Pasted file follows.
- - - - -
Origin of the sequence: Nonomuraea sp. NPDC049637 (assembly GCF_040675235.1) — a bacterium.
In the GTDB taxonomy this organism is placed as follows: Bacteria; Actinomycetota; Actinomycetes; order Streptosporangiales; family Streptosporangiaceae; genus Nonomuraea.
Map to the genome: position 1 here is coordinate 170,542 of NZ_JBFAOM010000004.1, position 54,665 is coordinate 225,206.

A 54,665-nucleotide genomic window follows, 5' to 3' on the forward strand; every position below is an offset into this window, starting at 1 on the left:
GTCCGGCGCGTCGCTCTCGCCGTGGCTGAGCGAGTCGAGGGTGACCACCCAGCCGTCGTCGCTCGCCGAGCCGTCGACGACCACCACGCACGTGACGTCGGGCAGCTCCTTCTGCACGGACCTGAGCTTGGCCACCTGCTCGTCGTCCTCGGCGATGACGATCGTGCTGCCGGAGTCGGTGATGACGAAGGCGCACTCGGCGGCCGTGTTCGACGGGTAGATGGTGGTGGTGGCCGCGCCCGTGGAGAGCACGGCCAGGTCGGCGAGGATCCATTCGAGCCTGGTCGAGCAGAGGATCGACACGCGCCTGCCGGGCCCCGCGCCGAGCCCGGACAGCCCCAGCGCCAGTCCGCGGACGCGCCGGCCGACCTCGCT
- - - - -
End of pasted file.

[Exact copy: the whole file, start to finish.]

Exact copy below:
Origin of the sequence: Nonomuraea sp. NPDC049637 (assembly GCF_040675235.1) — a bacterium.
In the GTDB taxonomy this organism is placed as follows: Bacteria; Actinomycetota; Actinomycetes; order Streptosporangiales; family Streptosporangiaceae; genus Nonomuraea.
Map to the genome: position 1 here is coordinate 170,542 of NZ_JBFAOM010000004.1, position 54,665 is coordinate 225,206.

A 54,665-nucleotide genomic window follows, 5' to 3' on the forward strand; every position below is an offset into this window, starting at 1 on the left:
GTCCGGCGCGTCGCTCTCGCCGTGGCTGAGCGAGTCGAGGGTGACCACCCAGCCGTCGTCGCTCGCCGAGCCGTCGACGACCACCACGCACGTGACGTCGGGCAGCTCCTTCTGCACGGACCTGAGCTTGGCCACCTGCTCGTCGTCCTCGGCGATGACGATCGTGCTGCCGGAGTCGGTGATGACGAAGGCGCACTCGGCGGCCGTGTTCGACGGGTAGATGGTGGTGGTGGCCGCGCCCGTGGAGAGCACGGCCAGGTCGGCGAGGATCCATTCGAGCCTGGTCGAGCAGAGGATCGACACGCGCCTGCCGGGCCCCGCGCCGAGCCCGGACAGCCCCAGCGCCAGTCCGCGGACGCGCCGGCCGACCTCGCT